You must log in to edit PetroWiki. Help with editing

Content of PetroWiki is intended for personal use only and to supplement, not replace, engineering judgment. SPE disclaims any and all liability for your use of such content. More information


Jump to navigation Jump to search

Mist capture can occur by four mechanisms ( mesh pad, vane pack, cyclone, and fiber-beds). It should be kept in mind that there are no sharply defined limits between mechanisms. As shown in Fig. 1, since the momentum of a droplet varies directly with liquid density and the cube of the diameter, heavier or larger particles tend to resist following the streamline of a flowing gas and will strike objects placed in their line of travel. This is inertial impaction, the mechanism responsible for removing most particles of diameter > 10 μm. Smaller particles that follow the streamlines may collide with the solid objects, if their distance of approach is less than their radius. This is direct impaction. It is often the governing mechanism for droplets in the 1- to 10-μm range. With submicron mists, Brownian capture becomes the dominant collection mechanism. This depends on Brownian motion—the continuous random motion of droplets in elastic collision with gas molecules. As the particles become smaller and the velocity gets lower, the Brownian capture becomes more efficient.

Types of demisters

Almost all mist elimination equipment falls into four categories:

  • Mesh
  • Vanes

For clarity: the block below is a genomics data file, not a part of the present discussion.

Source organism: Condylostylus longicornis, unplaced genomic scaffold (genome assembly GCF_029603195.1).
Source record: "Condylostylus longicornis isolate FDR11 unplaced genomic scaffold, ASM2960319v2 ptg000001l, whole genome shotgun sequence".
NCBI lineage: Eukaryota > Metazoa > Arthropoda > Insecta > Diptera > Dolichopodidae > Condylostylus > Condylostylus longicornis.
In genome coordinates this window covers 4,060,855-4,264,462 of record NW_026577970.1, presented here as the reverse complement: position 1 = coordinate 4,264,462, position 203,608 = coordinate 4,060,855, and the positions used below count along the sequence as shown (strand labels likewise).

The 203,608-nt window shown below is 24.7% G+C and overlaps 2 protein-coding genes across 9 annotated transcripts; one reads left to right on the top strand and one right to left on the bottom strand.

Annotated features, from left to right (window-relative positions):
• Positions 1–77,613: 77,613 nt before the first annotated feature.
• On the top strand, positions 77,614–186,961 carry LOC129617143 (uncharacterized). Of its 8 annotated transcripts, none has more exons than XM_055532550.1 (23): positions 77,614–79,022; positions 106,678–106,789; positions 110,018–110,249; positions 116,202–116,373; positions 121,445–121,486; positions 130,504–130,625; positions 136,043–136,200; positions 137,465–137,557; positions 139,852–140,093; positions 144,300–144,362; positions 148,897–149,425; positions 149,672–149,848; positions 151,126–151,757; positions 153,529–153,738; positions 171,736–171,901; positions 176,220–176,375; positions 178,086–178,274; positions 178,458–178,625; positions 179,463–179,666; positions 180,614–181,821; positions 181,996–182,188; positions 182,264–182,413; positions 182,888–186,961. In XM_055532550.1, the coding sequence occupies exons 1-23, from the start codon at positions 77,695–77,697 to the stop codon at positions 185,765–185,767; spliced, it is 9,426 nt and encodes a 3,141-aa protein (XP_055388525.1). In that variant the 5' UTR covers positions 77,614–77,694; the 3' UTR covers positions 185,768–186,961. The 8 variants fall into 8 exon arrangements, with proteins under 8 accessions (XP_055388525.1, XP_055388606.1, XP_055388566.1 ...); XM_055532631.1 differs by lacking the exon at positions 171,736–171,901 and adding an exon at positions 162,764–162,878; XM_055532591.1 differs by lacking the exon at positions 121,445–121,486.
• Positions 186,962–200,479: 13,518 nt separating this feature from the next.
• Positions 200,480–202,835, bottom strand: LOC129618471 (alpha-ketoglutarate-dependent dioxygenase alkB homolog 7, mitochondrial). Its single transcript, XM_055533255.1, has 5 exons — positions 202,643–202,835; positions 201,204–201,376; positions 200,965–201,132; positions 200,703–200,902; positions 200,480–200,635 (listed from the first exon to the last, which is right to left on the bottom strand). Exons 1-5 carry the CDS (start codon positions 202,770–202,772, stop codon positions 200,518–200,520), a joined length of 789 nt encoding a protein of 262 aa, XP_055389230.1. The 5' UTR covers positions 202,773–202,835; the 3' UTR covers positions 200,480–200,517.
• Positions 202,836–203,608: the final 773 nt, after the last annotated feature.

• Cyclones
  • Fiber-beds

The demisters can be sealed in the liquid or within a gas box with a liquid drain sealed in the liquid. In the later case, enough space must be provided between the bottom of the gas box and the liquid level to prevent siphoning of liquid up the drain tube.


As a vapor stream carrying entrained liquid droplets passes through a knitted mesh, the vapor moves freely through the mesh. However, the inertia of the liquid droplets causes them to contact the wire surfaces, coalesce, and ultimately drain as large droplets.

The knitted mesh can be made in various materials and densities. See Fig. 2. Each manufacturer has its own method of knitting the mesh, which accounts for the differences in separation efficiency. Some meshes have different materials interwoven together to account for different fluids such as glycol and condensate. Other types use layers of different styles of meshes.

For general design, the mesh area can be determined with Eq. 1.



  • Vm = design velocity, m/s
  • ρg = gas-phase density, kg/m3
  • ρl = liquid-phase density, kg/m3
  • K = mesh capacity factor, m/s.

The recommended value of K varies and depends upon several factors such as:

  • Liquid viscosity
  • Surface tension
  • Liquid loading
  • Operating pressure

Each manufacturer has its own recommended values. For general sizing, a K value of 0.1 m/s can be used as a guideline. Pressure drops are generally a few inches of water (one inch of water equals 25 Pa.)

Vane-type mist extractors

Vane-type mist extractors are widely used in oil/gas separators. They can be of many designs. Fig. 2 shows typical single- and double-pocket vanes.